This invention was made with Government support under Grant CNS-1513584 awarded by the National Science Foundation. The Government has certain rights in the invention.

BACKGROUND

Augmented reality (AR) technologies enable users to interact with virtual content in fundamentally new ways. AR technologies capture input from a user's surroundings, such as video data, depth sensor data, and/or audio data, and they overlay a virtual presentation directly on the user's perception of the real world using presentation devices including but not limited to smartphones, head-mounted displays (HMDs), and automotive windshields. While efforts to commercialize augmented reality technologies are relatively young, they are beginning to capture the attentions of users worldwide. For example, the wildly popular mobile augmented reality app Pokémon Go brought in over $600 million in revenue in its first three months after release, making it the most successful mobile game in history. However, the potential of augmented reality lies far beyond simple smartphone games, and we are beginning to see rapid growth in new augmented reality technologies. For example, the HoloLens HMD is now available from Microsoft Corporation to developers internationally, Meta's second-generation HMD is available for pre-order, and Google has invested over $500 million in the HMD startup Magic Leap. Additionally, many groups within the automotive industry are developing AR-enabled windshields to aid drivers. Overall, interest in employing AR technologies across diverse industry sectors is increasing, with AR as a whole projected to grow into a $100 billion industry by the year 2020.

Though AR technologies have the potential to deliver tremendous benefits, they also raise new privacy and security risks. A growing body of literature focuses on mitigating privacy risks that stem from applications' needs to gather input from the numerous sensors on AR devices, such as cameras. This literature does not, however, address the complementary issue of the risks that arise from AR applications' abilities to modify the user's view of the world, which constitute security risks of AR output. Addressing these risks is particularly critical for fully immersive AR systems, such as HMDs and car windshields, where users cannot easily disengage from their devices if output security issues arise.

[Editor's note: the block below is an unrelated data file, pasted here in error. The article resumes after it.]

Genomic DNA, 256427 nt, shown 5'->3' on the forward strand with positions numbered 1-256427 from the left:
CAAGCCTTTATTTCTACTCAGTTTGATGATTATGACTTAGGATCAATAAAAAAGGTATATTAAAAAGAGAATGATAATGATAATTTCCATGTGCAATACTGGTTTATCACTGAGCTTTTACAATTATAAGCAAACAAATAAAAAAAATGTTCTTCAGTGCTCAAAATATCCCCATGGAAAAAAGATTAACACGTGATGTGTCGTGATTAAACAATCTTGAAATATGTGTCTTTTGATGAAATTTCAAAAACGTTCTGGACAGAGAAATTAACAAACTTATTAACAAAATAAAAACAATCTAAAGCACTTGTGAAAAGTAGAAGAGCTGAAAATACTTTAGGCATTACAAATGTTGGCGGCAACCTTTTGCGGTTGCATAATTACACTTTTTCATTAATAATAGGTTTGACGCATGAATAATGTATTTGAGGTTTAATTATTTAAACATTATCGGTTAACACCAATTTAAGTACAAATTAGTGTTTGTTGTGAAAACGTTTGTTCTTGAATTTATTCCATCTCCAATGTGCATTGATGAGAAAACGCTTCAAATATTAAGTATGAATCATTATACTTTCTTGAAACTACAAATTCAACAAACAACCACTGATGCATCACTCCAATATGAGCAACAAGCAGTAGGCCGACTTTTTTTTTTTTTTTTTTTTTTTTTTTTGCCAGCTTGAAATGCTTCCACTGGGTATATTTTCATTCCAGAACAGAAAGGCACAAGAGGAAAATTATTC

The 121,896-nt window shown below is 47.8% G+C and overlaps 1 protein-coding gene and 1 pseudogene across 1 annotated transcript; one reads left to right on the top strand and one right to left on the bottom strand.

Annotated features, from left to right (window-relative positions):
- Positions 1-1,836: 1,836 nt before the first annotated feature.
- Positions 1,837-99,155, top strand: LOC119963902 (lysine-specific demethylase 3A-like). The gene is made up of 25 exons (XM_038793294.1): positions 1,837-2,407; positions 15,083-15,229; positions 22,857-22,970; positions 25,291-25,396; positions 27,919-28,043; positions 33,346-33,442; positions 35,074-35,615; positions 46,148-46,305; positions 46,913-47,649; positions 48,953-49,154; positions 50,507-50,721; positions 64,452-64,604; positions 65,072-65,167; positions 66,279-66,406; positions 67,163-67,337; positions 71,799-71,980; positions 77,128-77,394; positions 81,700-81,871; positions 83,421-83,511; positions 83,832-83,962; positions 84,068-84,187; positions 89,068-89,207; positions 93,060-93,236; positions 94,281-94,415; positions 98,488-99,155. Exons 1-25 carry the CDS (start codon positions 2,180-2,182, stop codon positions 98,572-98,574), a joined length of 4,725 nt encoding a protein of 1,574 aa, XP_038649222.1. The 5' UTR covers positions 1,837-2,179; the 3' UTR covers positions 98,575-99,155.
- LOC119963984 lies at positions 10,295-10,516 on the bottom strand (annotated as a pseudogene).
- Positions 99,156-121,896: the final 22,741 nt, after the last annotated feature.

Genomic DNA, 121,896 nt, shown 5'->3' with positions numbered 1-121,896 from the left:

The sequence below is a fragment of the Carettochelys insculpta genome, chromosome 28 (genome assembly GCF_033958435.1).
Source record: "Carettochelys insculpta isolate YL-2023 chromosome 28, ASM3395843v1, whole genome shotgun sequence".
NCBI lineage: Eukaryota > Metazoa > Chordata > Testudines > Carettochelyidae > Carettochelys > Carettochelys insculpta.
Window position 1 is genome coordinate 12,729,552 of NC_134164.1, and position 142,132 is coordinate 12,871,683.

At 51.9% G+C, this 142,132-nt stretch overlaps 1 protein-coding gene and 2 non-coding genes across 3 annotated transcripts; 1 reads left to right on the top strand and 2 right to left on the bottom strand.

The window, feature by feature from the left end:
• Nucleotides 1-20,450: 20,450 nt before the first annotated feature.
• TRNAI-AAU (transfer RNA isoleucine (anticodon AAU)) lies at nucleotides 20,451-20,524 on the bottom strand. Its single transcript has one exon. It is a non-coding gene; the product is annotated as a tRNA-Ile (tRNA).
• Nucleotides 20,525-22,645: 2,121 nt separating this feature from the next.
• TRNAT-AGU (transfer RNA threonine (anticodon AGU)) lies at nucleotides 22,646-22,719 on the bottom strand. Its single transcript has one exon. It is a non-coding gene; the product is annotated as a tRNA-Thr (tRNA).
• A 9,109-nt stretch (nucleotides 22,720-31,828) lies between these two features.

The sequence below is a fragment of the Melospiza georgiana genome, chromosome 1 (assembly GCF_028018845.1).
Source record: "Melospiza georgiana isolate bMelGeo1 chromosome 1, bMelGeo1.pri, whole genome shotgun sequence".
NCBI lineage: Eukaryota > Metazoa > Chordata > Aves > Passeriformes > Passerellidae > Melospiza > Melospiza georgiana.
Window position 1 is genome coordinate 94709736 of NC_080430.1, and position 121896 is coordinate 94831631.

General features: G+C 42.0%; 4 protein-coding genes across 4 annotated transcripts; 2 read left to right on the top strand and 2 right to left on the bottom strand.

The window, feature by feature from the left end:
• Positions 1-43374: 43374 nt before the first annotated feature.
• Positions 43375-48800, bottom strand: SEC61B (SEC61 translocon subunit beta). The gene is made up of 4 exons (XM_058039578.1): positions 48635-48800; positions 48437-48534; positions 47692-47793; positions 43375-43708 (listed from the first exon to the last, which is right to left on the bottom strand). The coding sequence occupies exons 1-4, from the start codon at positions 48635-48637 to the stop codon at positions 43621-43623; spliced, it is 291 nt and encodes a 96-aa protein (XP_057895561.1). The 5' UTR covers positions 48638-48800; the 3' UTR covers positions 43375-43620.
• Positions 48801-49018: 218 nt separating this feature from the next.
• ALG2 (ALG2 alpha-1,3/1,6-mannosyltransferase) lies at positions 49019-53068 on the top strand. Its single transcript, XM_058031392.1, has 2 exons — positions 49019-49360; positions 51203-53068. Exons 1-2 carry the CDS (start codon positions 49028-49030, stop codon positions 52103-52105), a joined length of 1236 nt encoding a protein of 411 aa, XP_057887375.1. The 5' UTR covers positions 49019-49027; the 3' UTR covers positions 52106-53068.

To illustrate potential security risks related to AR output, imagine driving a car with an AR-enabled windshield. Some potential features of this technology include the ability to visibly highlight lane markers to prevent accidental lane drift, to display turn-by-turn driving directions visually overlaid on the road, and to visibly warn the driver of impending collisions. These tasks might run on an AR system as multiple components of a single application, or as multiple, distinct applications. Without appropriate output safeguards, however, the benefits of these applications can be overshadowed by risks. For example, a malicious or buggy AR application could potentially obscure real-world pedestrians, overlay misleading information on real-world road signs, or occlude the virtual content of other AR applications, such as collision warnings or other important safety alerts. Similar issues could arise with HMDs for a user on foot. Consider, for example, an HMD application that accidentally or intentionally blocks the user's view of a tripping hazard or an oncoming car.